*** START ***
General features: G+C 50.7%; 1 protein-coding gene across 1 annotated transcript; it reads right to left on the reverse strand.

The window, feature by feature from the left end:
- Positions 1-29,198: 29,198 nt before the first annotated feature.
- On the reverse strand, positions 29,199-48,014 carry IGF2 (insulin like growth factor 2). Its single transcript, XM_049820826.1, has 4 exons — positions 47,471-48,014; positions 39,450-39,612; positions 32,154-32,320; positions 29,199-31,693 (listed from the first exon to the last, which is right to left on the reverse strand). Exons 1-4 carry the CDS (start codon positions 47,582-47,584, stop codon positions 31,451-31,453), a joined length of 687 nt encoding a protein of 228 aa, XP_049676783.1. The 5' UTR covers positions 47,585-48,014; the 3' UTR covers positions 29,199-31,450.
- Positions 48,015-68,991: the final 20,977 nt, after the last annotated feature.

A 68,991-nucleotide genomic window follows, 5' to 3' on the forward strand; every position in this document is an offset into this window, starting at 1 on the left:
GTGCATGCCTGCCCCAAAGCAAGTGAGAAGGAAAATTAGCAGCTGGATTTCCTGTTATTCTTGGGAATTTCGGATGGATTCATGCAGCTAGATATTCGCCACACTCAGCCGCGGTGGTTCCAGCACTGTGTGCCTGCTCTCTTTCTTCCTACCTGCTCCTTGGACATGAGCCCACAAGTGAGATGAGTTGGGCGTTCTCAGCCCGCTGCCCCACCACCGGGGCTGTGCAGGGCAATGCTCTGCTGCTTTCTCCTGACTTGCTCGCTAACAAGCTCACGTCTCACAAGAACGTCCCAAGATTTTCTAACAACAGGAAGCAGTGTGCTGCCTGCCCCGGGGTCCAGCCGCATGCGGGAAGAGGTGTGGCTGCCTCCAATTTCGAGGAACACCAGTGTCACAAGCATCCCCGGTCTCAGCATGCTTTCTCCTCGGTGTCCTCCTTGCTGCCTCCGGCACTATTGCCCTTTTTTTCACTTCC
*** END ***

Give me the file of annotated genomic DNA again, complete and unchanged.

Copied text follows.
General features: G+C 50.7%; 1 protein-coding gene across 1 annotated transcript; it reads right to left on the reverse strand.

The window, feature by feature from the left end:
- Positions 1-29,198: 29,198 nt before the first annotated feature.
- On the reverse strand, positions 29,199-48,014 carry IGF2 (insulin like growth factor 2). Its single transcript, XM_049820826.1, has 4 exons — positions 47,471-48,014; positions 39,450-39,612; positions 32,154-32,320; positions 29,199-31,693 (listed from the first exon to the last, which is right to left on the reverse strand). Exons 1-4 carry the CDS (start codon positions 47,582-47,584, stop codon positions 31,451-31,453), a joined length of 687 nt encoding a protein of 228 aa, XP_049676783.1. The 5' UTR covers positions 47,585-48,014; the 3' UTR covers positions 29,199-31,450.
- Positions 48,015-68,991: the final 20,977 nt, after the last annotated feature.

A 68,991-nucleotide genomic window follows, 5' to 3' on the forward strand; every position in this document is an offset into this window, starting at 1 on the left:
GTGCATGCCTGCCCCAAAGCAAGTGAGAAGGAAAATTAGCAGCTGGATTTCCTGTTATTCTTGGGAATTTCGGATGGATTCATGCAGCTAGATATTCGCCACACTCAGCCGCGGTGGTTCCAGCACTGTGTGCCTGCTCTCTTTCTTCCTACCTGCTCCTTGGACATGAGCCCACAAGTGAGATGAGTTGGGCGTTCTCAGCCCGCTGCCCCACCACCGGGGCTGTGCAGGGCAATGCTCTGCTGCTTTCTCCTGACTTGCTCGCTAACAAGCTCACGTCTCACAAGAACGTCCCAAGATTTTCTAACAACAGGAAGCAGTGTGCTGCCTGCCCCGGGGTCCAGCCGCATGCGGGAAGAGGTGTGGCTGCCTCCAATTTCGAGGAACACCAGTGTCACAAGCATCCCCGGTCTCAGCATGCTTTCTCCTCGGTGTCCTCCTTGCTGCCTCCGGCACTATTGCCCTTTTTTTCACTTCC